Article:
John Lennon: I’d move to Ireland if the British Army called me up

John Lennon - New book reveals why the star might have considered moving to Ireland at the height of Beatlemania

A young John Lennon had planned to move to Ireland in a bid to avoid National Service with the British Army, according to a new book.

The book is called ‘The Beatles and Me’ and is written by Ivor Davis who toured with the Beatles in their early days. He was there when the band made their American debut and witnessed the ‘Beatlemania’ phenomenon from the beginning.
He had been sent on tour with the band to ghost write George Harrison’s column for British newspaper the Daily Express.
John Lennon - New book reveals why the star might have considered moving to Ireland at the height of Beatlemania
Davis was one of the only journalists to stay with the band for the entire duration of their first North American tour. He travelled with them on their chartered jet and attended every concert.
When speaking to RTÉ about his new book he revealed that Lennon had planned to avoid National Service if he was called up. National Service in Britain was declining by the early 1960s, but had been compulsory in the past during conflicts. Healthy young men aged 17-21 were expected to serve 18 months in the army, and remain on the reserves list for a further four years.
However, Lennon, who had Irish ancestry, told him that he would move to Ireland in order to avoid the call up.
Davis said: “I’d been in the British Army on National Service and John told me `if I ever get called up to serve in the British Army, I’m going to emigrate to Ireland. Seriously’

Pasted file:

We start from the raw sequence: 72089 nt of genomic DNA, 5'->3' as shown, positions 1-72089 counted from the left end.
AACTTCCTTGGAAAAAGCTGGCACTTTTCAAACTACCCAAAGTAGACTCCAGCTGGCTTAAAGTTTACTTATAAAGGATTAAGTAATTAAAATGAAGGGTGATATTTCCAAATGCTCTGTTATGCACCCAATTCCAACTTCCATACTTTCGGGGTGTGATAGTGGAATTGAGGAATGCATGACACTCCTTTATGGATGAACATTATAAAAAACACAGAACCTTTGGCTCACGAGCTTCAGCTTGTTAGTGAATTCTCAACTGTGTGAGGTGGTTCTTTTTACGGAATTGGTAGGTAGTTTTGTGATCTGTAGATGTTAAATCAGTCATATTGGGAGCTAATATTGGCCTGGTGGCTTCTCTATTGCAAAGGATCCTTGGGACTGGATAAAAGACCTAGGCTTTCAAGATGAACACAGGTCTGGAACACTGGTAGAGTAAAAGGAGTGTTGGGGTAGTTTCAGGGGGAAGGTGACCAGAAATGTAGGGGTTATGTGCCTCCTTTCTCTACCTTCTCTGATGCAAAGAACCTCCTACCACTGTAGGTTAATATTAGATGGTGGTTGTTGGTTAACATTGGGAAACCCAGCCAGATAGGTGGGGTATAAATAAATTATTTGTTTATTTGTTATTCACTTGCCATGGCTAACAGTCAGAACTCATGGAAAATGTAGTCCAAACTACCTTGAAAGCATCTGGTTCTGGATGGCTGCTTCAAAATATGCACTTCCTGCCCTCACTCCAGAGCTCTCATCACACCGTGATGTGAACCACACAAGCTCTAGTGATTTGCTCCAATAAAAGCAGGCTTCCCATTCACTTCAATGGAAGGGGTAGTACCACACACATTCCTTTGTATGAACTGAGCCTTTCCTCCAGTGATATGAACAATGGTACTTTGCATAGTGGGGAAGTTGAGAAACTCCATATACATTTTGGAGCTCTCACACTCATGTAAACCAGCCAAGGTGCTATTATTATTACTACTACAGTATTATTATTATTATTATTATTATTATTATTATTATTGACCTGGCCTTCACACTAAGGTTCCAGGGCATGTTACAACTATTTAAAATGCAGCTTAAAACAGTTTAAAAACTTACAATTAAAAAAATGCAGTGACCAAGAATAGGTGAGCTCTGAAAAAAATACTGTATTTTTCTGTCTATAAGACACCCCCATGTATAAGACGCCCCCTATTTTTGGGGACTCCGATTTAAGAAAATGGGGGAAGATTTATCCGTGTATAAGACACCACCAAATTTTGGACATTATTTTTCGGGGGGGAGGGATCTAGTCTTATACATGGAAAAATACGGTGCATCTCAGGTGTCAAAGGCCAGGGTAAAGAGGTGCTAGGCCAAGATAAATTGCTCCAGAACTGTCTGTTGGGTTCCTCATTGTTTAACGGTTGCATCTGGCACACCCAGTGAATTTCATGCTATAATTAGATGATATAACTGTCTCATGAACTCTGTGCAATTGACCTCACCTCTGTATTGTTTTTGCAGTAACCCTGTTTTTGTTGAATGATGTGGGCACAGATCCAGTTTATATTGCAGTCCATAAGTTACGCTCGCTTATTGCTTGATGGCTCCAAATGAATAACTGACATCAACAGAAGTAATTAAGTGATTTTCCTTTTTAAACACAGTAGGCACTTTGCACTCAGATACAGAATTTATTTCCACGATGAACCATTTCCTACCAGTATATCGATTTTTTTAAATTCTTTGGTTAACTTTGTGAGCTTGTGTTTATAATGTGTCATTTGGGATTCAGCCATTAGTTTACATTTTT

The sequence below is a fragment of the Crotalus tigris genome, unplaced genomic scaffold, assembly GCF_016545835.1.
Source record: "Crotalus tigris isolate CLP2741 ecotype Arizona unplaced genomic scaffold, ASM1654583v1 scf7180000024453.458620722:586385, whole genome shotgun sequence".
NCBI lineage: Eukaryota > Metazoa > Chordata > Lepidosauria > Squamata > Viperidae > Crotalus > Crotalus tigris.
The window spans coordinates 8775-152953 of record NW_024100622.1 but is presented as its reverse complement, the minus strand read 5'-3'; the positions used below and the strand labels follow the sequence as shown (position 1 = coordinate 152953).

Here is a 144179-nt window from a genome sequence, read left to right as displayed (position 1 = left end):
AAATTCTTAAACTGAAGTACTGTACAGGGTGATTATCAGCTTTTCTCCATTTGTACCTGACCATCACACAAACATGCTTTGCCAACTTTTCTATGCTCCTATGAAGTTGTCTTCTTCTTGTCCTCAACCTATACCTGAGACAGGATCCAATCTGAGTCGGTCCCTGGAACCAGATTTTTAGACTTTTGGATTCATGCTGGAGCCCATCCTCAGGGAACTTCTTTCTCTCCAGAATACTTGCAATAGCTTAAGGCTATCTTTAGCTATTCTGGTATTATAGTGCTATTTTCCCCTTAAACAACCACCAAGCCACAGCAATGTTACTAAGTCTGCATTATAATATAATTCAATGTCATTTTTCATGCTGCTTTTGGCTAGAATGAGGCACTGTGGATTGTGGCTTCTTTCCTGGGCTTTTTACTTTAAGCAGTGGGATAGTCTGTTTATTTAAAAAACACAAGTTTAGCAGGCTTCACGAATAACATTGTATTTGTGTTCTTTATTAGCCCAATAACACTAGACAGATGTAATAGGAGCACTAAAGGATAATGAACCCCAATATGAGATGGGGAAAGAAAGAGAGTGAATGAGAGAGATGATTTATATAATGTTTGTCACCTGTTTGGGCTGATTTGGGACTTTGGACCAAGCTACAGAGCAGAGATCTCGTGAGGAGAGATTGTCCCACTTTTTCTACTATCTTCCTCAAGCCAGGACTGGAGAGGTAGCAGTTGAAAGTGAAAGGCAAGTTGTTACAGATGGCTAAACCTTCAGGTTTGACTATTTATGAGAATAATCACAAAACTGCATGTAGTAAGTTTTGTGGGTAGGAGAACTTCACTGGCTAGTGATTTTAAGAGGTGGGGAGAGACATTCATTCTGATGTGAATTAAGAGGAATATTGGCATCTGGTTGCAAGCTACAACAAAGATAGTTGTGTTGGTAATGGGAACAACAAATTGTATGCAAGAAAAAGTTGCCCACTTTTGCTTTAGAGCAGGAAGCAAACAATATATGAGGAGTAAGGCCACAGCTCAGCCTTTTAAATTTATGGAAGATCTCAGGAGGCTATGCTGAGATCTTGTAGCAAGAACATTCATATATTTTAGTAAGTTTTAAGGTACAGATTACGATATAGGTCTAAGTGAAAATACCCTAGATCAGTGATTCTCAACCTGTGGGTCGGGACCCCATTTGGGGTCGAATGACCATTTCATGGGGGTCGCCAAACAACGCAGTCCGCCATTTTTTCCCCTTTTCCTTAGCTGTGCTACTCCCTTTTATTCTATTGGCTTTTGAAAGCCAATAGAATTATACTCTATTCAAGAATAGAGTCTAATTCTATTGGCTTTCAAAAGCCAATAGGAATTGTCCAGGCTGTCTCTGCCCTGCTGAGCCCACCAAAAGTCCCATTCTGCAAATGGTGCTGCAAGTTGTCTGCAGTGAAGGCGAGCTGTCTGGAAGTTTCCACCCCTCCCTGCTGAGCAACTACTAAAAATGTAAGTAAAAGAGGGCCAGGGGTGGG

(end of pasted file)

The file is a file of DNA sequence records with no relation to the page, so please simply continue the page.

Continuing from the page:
“I thought he was joking but he was probably not joking because if John, as many young men in Britain were, was called up then their careers as Beatles would have been over.”
In the later years, Lennon became an anti-war activist and famously had two week long bed-ins for peace (in Amsterdam and Montreal) during the Vietnam War with wife Yoko Ono in a bid to promote peace. Many of his songs contained strong anti-war messages such as Imagine and Give Peace a Chance.
Davis also explained that he had to omit many of the band’s activities from his publications, or else they would have not allowed him to continue following them round.
He said that he enjoyed his time with the Liverpool band, and that John was his favourite member. He revealed that he used to play Monopoly with Lennon at three in the morning, and that the Beatles frontman would “always cheat”. Although Davis said that he did get his own back on Lennon after winning money from him in a game of poker.
Take a look at Davis’ interview with RTÉ in the video below.
Click here to buy The Beatles and Me